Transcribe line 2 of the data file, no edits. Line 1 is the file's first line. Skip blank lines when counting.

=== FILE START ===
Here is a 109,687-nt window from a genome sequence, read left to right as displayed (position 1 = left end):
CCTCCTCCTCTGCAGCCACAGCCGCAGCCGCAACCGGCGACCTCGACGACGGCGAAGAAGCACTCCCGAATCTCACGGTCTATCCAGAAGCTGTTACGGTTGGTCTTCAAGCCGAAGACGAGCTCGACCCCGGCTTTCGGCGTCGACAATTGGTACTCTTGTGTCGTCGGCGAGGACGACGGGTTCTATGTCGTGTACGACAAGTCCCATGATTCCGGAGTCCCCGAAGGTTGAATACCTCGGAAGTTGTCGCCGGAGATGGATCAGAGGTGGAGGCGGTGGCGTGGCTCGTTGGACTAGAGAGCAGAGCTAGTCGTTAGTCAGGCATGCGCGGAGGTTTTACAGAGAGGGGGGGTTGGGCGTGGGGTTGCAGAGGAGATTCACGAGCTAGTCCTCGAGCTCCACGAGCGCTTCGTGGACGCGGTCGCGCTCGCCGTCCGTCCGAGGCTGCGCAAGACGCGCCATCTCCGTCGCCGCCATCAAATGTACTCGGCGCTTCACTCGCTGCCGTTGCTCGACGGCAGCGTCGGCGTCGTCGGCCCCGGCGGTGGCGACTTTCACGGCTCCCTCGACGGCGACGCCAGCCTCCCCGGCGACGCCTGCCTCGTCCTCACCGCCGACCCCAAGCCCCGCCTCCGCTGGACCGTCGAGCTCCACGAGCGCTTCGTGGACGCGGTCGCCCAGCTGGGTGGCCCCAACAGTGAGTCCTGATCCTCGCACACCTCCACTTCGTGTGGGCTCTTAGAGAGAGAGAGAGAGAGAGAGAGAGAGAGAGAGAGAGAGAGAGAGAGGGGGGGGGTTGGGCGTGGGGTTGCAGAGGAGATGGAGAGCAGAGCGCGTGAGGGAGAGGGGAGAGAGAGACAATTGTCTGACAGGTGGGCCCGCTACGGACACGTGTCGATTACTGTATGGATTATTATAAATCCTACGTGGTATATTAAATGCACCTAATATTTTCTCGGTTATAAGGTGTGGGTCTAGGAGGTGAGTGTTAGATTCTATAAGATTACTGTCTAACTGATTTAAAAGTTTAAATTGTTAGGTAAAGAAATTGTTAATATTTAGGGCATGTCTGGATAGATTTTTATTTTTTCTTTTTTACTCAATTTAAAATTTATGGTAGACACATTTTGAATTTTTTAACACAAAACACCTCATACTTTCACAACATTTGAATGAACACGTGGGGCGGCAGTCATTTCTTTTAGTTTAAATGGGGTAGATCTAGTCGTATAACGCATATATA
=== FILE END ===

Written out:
CCTCCTCCTCTGCAGCCACAGCCGCAGCCGCAACCGGCGACCTCGACGACGGCGAAGAAGCACTCCCGAATCTCACGGTCTATCCAGAAGCTGTTACGGTTGGTCTTCAAGCCGAAGACGAGCTCGACCCCGGCTTTCGGCGTCGACAATTGGTACTCTTGTGTCGTCGGCGAGGACGACGGGTTCTATGTCGTGTACGACAAGTCCCATGATTCCGGAGTCCCCGAAGGTTGAATACCTCGGAAGTTGTCGCCGGAGATGGATCAGAGGTGGAGGCGGTGGCGTGGCTCGTTGGACTAGAGAGCAGAGCTAGTCGTTAGTCAGGCATGCGCGGAGGTTTTACAGAGAGGGGGGGTTGGGCGTGGGGTTGCAGAGGAGATTCACGAGCTAGTCCTCGAGCTCCACGAGCGCTTCGTGGACGCGGTCGCGCTCGCCGTCCGTCCGAGGCTGCGCAAGACGCGCCATCTCCGTCGCCGCCATCAAATGTACTCGGCGCTTCACTCGCTGCCGTTGCTCGACGGCAGCGTCGGCGTCGTCGGCCCCGGCGGTGGCGACTTTCACGGCTCCCTCGACGGCGACGCCAGCCTCCCCGGCGACGCCTGCCTCGTCCTCACCGCCGACCCCAAGCCCCGCCTCCGCTGGACCGTCGAGCTCCACGAGCGCTTCGTGGACGCGGTCGCCCAGCTGGGTGGCCCCAACAGTGAGTCCTGATCCTCGCACACCTCCACTTCGTGTGGGCTCTTAGAGAGAGAGAGAGAGAGAGAGAGAGAGAGAGAGAGAGAGAGAGAGAGGGGGGGGGTTGGGCGTGGGGTTGCAGAGGAGATGGAGAGCAGAGCGCGTGAGGGAGAGGGGAGAGAGAGACAATTGTCTGACAGGTGGGCCCGCTACGGACACGTGTCGATTACTGTATGGATTATTATAAATCCTACGTGGTATATTAAATGCACCTAATATTTTCTCGGTTATAAGGTGTGGGTCTAGGAGGTGAGTGTTAGATTCTATAAGATTACTGTCTAACTGATTTAAAAGTTTAAATTGTTAGGTAAAGAAATTGTTAATATTTAGGGCATGTCTGGATAGATTTTTATTTTTTCTTTTTTACTCAATTTAAAATTTATGGTAGACACATTTTGAATTTTTTAACACAAAACACCTCATACTTTCACAACATTTGAATGAACACGTGGGGCGGCAGTCATTTCTTTTAGTTTAAATGGGGTAGATCTAGTCGTATAACGCATATATA